BBC World Service will broadcast a series of documentaries in the run up to the 2008 Beijing Olympics. In Beijing Calling starting Friday 18 July presenter, Russell Fuller, will look at the lives of six Olympic hopefuls from around the world. The three-part series will feature long-jumper Ignisious Gaisah from Ghana, sprinter Virgil Hodge from St Kitts and Nevis, Taekwondo athlete Sarah Stevenson from the UK, paralympic athlete Kenny Van Weeghel from the Netherlands and swimmers Daniel Bego from Malaysia and George Bovell III from Trinidad and Tobago.
Throughout the year Russell Fuller enjoyed unprecedented access to the six success-seekers and experienced their difficult journeys on the long road to Beijing. He shares the highs and the heartaches of a group of the world’s most driven athletes. BBC audiences can follow the programme on air or listen again online at bbcworldservice.com.
Ignisious Gaisah lives and trains in Rotterdam but has a family and young son in Ghana. He came to the Netherlands in 2001 winning numerous local then international meetings and is now considered one of the best long jumpers in the world. In Helsinki in 2005 he jumped 8.34 metres to earn a personal best and a silver medal at the World Championships and is the reigning Commonwealth champion. Ignisious currently has a seriously damaged left knee, but despite being advised not to compete by his doctor and coach he is determined to take part in the Games.
Virgil Hodge from St Kitts and Nevis will be competing in the 100 and 200 metres at the Beijing Olympics and is a national hero in St Kitts and Nevis – everyone knows her. She is having an outstanding year and has broken her own 100 metres national record.
The UK’S Sarah Stevenson will be taking part in her third Olympic Games. She was just 17-years old in Sydney when she stepped from her Doncaster classroom to finish fourth in taekwondo as the sport made its full Olympic debut. She missed the bronze by a single point. She is now one of the favourites for gold in August and Beijing Calling follows Sarah’s progress at the Dutch Open and her on going treatment for a persistent foot injury.
Malaysian swimmer Daniel Bego first caught the attention of the public as a 14-year-old when he delivered three of the eight medals Malaysia won in the 2003 SEA Games in Vietnam. Although Daniel is supposed to observe a strict diet, he has a weakness for burgers and like others his age is also into movies and parties.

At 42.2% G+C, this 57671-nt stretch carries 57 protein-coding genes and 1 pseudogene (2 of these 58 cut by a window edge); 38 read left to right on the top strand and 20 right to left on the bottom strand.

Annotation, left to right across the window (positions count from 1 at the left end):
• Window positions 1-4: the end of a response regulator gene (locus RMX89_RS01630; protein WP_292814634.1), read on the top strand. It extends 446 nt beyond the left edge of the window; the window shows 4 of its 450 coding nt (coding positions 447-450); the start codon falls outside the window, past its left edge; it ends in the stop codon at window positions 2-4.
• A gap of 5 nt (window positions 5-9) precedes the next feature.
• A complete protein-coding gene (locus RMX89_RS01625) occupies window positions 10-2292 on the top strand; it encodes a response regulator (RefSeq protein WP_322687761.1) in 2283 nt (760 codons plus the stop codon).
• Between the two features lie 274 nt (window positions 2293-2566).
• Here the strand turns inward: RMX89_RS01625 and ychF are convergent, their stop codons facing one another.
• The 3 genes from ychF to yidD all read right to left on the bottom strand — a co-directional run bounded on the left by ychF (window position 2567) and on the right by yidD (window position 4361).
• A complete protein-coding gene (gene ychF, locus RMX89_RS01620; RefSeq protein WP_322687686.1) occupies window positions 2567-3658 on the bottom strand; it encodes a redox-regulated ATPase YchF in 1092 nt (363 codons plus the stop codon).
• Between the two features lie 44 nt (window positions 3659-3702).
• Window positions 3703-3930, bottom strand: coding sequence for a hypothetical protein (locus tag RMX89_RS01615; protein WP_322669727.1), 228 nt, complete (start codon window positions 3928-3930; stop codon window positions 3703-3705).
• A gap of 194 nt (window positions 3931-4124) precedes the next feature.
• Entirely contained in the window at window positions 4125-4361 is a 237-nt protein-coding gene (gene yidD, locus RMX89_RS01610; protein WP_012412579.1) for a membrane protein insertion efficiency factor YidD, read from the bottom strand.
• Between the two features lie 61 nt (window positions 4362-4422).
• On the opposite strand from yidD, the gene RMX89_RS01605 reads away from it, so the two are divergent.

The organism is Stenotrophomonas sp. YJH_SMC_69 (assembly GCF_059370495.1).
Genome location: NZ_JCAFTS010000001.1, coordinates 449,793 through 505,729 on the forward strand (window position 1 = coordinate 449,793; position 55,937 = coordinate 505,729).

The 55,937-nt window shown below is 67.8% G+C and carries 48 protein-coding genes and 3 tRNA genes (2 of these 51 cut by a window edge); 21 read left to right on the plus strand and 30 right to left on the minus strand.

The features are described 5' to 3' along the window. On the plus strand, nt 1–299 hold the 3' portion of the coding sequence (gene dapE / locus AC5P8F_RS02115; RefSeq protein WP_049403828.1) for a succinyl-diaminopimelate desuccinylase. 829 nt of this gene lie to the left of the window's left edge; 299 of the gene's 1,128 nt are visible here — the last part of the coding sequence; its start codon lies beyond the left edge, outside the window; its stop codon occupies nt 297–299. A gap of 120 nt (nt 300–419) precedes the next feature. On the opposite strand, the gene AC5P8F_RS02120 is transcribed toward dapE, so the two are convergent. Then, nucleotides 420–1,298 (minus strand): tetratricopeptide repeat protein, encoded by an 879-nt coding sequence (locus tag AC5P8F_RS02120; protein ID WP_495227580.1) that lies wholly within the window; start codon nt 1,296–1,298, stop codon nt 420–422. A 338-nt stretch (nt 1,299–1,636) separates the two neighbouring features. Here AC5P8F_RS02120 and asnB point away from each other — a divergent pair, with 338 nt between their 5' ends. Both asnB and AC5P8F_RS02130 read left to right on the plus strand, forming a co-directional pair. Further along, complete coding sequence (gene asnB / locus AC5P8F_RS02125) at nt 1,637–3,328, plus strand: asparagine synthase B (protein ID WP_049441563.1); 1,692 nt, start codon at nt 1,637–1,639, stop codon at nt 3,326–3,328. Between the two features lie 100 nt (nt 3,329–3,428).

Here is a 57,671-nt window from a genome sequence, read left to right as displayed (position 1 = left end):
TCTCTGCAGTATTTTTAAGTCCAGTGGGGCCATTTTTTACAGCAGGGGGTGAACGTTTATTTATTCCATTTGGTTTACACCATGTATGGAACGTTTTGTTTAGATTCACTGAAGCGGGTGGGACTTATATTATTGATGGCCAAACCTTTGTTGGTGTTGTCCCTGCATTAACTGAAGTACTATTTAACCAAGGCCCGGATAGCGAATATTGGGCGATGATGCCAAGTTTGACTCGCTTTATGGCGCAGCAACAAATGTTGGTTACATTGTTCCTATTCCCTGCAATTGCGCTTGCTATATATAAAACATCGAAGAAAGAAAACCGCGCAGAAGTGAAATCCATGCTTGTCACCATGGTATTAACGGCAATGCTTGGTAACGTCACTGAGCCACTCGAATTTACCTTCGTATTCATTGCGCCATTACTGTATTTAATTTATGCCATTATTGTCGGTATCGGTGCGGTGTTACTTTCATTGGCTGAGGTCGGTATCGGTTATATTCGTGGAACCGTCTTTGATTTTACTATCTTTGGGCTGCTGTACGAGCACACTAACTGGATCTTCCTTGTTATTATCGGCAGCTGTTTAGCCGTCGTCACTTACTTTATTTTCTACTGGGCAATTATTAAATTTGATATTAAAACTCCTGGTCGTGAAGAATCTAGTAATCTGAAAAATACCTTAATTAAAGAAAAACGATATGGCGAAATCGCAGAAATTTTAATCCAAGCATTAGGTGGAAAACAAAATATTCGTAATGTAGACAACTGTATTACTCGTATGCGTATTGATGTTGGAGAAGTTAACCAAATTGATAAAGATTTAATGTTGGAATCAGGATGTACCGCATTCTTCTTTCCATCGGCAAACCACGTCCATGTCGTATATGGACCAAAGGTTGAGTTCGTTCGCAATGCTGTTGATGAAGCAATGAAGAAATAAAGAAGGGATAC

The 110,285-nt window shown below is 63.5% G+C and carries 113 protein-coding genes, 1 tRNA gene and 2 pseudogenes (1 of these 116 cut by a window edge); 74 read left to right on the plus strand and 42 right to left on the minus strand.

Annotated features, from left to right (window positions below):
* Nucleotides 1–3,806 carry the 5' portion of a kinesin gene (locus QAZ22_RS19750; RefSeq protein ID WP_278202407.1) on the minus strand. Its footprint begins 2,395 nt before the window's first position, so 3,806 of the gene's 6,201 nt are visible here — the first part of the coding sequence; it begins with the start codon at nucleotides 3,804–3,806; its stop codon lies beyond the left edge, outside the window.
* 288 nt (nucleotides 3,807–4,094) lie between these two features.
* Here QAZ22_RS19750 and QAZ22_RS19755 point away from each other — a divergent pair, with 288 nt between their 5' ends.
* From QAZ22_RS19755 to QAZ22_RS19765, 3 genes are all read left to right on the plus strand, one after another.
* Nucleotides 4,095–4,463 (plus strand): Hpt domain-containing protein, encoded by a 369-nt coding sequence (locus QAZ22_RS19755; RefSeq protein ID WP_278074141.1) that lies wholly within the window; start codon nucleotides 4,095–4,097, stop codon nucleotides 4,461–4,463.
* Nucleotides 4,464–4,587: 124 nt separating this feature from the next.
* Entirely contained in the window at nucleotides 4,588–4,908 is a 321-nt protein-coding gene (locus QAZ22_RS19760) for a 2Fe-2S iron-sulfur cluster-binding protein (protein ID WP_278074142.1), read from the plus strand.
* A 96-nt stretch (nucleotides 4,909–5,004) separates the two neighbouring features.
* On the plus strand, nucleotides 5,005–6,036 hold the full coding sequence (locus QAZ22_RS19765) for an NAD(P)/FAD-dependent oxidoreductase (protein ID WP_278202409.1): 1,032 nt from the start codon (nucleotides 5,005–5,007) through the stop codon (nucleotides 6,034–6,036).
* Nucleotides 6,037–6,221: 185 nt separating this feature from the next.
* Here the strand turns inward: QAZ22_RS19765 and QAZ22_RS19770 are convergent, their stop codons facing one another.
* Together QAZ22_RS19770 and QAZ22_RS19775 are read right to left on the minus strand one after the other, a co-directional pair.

Swimmer George Bovell III from Trinidad and Tobago won a bronze medal in Athens in 2004 – a first for the English speaking Caribbean, the Caribbean’s first medal ever in the sport of swimming, and the only medal for Trinidad and Tobago in Athens 2004. His father, George Bovell II, was a collegiate swimmer and mother, Barbara, was an Olympic runner for Barbados and Canada. To take his mind off training, George regularly goes “spear fishing” and survived a shark attack in Florida in April.
Paralympic athlete Kenny van Weeghel is a paralympic athlete from the Netherlands competing in the 100, 200 and 400 metres T54 class wheelchair racing. At the 2004 Summer Paralympics in Athens, he won three medals: bronze in the 100 metres, silver in the 200 metres and gold in the 400 metres. He was elected Dutch handicapped sportsman of the year. Kenny loves the adrenaline rush of racing on the track and on the road….gaining speeds of up to 80 kilometres per hour!
Other documentaries to broadcast on BBC World Service in the run-up to Beijing 2008 include Secrets in the Blood starting Thursday 28 July. Presenter Matt McGrath investigates the world of doping. He explores who does it and the challenges of trying to stop it.
In Heart and Soul on Friday 1 August, presenter Dale Gavlak talks to the first Arab woman to win an Olympic gold medal in the 1984 Los Angeles summer Games, Moroccan, Nawal El Moutawakel. The number of Arab female athletes is increasing every year and Muslim sportswomen are at the forefront of challenging cultural barriers that still deny some women the chance to compete in the Olympics. Dale also talks to younger women about being part of the Olympics and how their faith has helped them defy cultural obstacles.